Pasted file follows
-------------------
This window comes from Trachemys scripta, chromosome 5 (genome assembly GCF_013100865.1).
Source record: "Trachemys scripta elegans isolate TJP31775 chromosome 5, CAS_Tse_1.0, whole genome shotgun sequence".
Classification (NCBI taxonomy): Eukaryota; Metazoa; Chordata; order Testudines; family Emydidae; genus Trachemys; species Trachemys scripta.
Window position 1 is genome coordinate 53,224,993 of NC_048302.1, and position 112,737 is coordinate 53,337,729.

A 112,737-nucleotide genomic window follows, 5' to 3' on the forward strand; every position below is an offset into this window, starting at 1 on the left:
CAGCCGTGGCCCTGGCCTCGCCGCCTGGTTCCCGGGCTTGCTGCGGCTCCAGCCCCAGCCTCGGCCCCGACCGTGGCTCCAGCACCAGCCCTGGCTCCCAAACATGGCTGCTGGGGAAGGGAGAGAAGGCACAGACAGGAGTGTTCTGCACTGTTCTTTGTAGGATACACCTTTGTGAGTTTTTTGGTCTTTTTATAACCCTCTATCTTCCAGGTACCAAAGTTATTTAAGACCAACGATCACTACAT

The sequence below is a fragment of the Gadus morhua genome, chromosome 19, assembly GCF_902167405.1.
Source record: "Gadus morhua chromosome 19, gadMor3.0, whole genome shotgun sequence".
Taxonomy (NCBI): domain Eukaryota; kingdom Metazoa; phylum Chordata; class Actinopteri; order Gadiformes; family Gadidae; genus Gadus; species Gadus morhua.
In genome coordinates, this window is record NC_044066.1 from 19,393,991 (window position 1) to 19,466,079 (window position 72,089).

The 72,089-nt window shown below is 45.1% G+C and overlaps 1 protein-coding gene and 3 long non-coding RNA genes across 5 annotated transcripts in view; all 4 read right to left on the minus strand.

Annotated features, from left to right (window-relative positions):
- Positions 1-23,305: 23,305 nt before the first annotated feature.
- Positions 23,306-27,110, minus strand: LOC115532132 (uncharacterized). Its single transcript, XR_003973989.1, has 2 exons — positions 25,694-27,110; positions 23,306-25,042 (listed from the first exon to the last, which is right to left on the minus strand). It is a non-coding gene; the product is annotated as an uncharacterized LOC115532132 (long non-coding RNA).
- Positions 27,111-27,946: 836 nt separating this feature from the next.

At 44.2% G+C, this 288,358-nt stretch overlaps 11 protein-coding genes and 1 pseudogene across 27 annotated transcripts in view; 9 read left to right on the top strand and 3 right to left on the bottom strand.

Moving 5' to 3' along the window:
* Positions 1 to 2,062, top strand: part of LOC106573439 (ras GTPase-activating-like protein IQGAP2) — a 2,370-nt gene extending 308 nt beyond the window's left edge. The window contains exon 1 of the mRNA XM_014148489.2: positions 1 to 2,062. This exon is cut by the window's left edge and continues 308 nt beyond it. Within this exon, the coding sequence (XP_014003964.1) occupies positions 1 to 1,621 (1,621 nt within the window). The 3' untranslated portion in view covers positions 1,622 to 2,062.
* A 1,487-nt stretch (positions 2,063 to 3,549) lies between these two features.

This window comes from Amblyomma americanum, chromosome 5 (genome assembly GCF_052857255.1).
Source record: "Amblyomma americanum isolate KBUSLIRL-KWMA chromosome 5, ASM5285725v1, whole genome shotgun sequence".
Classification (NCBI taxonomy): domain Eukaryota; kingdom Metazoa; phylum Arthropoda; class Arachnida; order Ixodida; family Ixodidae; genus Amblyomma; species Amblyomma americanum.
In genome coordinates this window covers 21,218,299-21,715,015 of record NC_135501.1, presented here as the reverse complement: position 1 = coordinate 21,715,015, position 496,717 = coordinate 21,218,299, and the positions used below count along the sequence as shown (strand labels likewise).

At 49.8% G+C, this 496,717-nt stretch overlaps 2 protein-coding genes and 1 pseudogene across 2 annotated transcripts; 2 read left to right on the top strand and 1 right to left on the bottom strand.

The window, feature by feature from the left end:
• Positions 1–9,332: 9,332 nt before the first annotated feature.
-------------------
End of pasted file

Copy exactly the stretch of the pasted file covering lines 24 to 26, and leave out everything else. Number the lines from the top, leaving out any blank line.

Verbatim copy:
At 49.8% G+C, this 496,717-nt stretch overlaps 2 protein-coding genes and 1 pseudogene across 2 annotated transcripts; 2 read left to right on the top strand and 1 right to left on the bottom strand.

The window, feature by feature from the left end:
• Positions 1–9,332: 9,332 nt before the first annotated feature.